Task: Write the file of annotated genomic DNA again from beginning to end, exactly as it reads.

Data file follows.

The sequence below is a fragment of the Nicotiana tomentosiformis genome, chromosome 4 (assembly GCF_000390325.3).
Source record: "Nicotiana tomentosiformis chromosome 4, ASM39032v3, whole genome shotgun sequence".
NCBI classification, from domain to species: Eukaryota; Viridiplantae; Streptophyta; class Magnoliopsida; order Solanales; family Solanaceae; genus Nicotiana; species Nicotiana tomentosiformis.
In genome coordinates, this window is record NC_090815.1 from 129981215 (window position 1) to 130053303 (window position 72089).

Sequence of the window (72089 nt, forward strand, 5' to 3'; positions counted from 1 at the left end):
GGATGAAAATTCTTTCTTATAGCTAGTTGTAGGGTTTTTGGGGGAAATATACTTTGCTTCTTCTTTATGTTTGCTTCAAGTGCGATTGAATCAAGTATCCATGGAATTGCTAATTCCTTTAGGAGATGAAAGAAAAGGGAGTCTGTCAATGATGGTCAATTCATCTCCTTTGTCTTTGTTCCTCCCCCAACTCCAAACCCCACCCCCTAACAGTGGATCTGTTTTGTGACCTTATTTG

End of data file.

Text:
The sequence below is a fragment of the Nicotiana tomentosiformis genome, chromosome 4 (assembly GCF_000390325.3).
Source record: "Nicotiana tomentosiformis chromosome 4, ASM39032v3, whole genome shotgun sequence".
NCBI classification, from domain to species: Eukaryota; Viridiplantae; Streptophyta; class Magnoliopsida; order Solanales; family Solanaceae; genus Nicotiana; species Nicotiana tomentosiformis.
In genome coordinates, this window is record NC_090815.1 from 129981215 (window position 1) to 130053303 (window position 72089).

Sequence of the window (72089 nt, forward strand, 5' to 3'; positions counted from 1 at the left end):
GGATGAAAATTCTTTCTTATAGCTAGTTGTAGGGTTTTTGGGGGAAATATACTTTGCTTCTTCTTTATGTTTGCTTCAAGTGCGATTGAATCAAGTATCCATGGAATTGCTAATTCCTTTAGGAGATGAAAGAAAAGGGAGTCTGTCAATGATGGTCAATTCATCTCCTTTGTCTTTGTTCCTCCCCCAACTCCAAACCCCACCCCCTAACAGTGGATCTGTTTTGTGACCTTATTTG